Code Next: Learning Something New When Experience Isn’t Enough

Contributed by Racheal M. Hill

Katherine Johnson, the mathematician at NASA who calculated the trajectory of the Apollo mission that would send man to the moon, was quoted in saying the following “Know how to learn. Then, want to learn.” As an advocate for continuous education, I knew that it was time for me to learn something new. I knew how to learn and I wanted to learn. Although I have an engineering degree, most of my career has been in operations management. I would frequently see many coding programs and scholarships for children but nothing for working adults that have established careers or are thinking of changing careers. I knew that my background in electrical engineering would help me learn how to code but after being in the workforce for so long I honestly just didn’t know where to start. Well, that was until The National Girls Collaborative shared the Karlie Kloss, Kode with Klossy career scholarship for women on social media. I was so excited to see a career coding scholarship offered for women that I immediately applied.

Racheal HillMy desire for wanting to learn how to code stemmed from my passion in working with youth in underserved communities. In my service outreach with organizations such as the National Society of Black Engineers and Seeds to STEM, I recognized that there was a need to have more professionals, such as myself, engaged in community centered out-of-school activities. Many children in the inner city cannot afford to pay for the out-of-school STEM programs and are dependent on nonprofits to close the parity gaps. For me, as an ambassador for NASA/JPL and a technical professional, I was uncomfortable with not knowing how to code and not being able to offer this type of programming to youth. Coding is the universal language that we all have in common because it affects so much of what we do and how we interact with the machines and devices in our daily lives. For me, in order to keep up with the workforce, I needed to know how to interpret, create, and articulate coding languages. I had the wisdom to accept that my technical skills lagged behind and the courage to pursue the change that I desired. Not only will learning how to code make me a more engaged and hands-on technical community leader, it will also equipment me with skills needed to stay competitive in the workforce.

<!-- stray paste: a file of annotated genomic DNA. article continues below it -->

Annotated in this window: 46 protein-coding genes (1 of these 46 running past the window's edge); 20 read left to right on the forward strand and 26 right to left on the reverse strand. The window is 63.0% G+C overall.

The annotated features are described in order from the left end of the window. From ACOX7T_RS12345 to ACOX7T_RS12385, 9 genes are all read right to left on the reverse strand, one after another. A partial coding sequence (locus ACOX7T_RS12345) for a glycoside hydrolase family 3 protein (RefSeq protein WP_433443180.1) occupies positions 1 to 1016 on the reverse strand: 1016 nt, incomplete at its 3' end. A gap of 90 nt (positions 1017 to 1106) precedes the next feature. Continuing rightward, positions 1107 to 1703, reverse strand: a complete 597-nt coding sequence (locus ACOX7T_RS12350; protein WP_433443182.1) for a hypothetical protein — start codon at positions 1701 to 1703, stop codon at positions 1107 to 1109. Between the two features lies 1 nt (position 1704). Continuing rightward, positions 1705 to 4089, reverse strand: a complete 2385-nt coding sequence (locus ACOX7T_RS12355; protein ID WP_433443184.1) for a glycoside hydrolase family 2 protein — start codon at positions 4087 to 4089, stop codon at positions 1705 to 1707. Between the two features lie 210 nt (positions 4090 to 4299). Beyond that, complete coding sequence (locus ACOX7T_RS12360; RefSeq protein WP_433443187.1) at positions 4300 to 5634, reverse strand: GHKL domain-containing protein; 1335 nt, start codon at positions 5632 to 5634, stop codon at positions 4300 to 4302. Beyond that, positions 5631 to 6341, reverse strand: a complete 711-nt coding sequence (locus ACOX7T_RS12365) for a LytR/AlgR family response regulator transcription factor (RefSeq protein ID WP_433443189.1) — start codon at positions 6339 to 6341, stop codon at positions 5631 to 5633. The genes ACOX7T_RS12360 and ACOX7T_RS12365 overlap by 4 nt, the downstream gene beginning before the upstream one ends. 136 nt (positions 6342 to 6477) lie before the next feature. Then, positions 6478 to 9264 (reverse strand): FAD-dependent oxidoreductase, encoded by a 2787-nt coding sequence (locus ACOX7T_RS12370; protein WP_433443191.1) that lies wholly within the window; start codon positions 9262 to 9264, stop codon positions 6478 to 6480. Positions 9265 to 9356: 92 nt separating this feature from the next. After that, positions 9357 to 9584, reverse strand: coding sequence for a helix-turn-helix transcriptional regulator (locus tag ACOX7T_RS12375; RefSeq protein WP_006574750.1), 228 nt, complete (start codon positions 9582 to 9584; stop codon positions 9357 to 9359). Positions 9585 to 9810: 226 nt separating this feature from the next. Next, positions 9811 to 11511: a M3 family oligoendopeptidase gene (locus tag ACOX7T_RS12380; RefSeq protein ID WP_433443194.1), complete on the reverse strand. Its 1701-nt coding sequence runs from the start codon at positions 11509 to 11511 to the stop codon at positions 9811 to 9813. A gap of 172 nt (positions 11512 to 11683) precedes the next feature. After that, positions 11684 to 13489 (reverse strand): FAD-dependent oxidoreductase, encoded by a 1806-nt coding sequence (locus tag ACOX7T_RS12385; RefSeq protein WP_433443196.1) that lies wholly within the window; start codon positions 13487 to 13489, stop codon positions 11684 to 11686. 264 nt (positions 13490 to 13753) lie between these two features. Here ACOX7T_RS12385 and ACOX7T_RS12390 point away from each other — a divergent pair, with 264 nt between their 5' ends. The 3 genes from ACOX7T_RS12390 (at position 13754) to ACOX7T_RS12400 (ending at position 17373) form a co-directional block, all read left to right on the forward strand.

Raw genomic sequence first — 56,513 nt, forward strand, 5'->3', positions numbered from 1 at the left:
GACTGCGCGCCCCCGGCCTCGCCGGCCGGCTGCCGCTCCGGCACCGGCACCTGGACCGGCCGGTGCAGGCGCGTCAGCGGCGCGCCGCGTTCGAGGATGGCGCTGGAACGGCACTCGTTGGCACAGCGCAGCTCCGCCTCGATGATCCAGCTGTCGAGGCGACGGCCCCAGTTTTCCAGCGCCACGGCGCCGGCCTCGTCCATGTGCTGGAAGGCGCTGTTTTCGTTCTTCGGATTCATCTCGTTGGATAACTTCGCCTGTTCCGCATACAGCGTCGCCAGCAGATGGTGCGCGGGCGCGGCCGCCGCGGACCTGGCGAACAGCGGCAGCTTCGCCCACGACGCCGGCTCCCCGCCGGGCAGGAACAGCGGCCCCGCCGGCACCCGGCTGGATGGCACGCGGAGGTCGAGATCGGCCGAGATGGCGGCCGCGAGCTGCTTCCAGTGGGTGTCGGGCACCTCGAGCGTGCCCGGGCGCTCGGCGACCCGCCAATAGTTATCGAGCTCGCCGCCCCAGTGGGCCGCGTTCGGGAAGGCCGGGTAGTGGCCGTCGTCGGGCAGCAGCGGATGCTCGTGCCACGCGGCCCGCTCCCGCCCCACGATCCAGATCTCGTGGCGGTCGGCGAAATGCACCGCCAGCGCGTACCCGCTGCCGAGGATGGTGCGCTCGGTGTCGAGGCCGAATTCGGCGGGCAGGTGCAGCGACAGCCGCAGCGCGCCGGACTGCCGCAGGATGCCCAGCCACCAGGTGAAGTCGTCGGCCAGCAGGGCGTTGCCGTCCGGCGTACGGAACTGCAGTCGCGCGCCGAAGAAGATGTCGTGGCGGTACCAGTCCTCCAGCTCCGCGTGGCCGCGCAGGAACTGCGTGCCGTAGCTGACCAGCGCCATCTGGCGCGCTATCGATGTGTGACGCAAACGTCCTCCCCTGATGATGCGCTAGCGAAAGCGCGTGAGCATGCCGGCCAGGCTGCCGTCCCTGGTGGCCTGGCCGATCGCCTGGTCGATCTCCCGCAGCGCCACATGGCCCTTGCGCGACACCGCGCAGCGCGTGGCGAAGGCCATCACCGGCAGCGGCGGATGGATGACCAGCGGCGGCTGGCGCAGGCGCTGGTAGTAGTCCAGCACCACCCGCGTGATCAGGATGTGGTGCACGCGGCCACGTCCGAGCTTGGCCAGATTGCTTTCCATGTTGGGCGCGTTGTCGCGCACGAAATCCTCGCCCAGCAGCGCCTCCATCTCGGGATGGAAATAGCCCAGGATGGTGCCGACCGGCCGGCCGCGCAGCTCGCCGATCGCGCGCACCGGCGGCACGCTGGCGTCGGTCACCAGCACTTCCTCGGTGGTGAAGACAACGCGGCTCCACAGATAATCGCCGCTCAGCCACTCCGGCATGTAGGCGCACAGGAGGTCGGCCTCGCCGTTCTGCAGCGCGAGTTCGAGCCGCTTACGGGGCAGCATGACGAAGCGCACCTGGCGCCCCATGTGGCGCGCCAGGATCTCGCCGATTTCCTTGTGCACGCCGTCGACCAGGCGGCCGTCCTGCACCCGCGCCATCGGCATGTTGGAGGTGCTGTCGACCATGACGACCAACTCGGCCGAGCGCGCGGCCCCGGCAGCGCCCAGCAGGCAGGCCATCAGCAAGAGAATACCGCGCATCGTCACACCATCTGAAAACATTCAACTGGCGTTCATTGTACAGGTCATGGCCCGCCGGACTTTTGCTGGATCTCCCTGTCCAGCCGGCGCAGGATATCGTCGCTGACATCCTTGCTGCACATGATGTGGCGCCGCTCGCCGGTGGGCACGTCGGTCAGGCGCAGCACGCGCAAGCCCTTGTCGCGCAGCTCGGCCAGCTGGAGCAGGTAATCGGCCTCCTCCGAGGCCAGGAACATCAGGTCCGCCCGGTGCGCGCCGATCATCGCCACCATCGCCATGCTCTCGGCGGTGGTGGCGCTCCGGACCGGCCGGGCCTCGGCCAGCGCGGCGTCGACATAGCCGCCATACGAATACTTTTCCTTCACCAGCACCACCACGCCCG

After I received notice of being selected to receive the Kode with Klossy scholarship, things changed in my personal life overnight. As a mother, a working professional, and a graduate student in my final MBA courses I had to reevaluate my time and priorities. Time management has been more critical as I embark on my coding journey, while maintaining a work-life balance with my family and friends. Also, I had an outdated computer that did not meet the requirements needed for coding and programming so I had to invest in a device that met my education needs. 

As an established professional, learning something new can be intimidating. The fear of the unknown and the uncomfortable zone can be stifling and keep you from reaching your true potential. However, staying in the comfortable zone can lead to “what-ifs” and regrets. Regardless of your age and where you are in your educational or professional journey, always strive to be the best you, and if that means learning something new, be like Nike – Just do it!


Racheal Hill received her B.S. in Electrical Engineering from Tuskegee University. Her professional career has been in operations management. Racheal currently serves as a Solar System Ambassador for NASA / Jet Propulsion Laboratory. As a space enthusiast, she works with many nonprofit organizations and municipalities in Dallas and the surrounding areas to delivery programs to underserved youth that focus on space technologies and planetary science.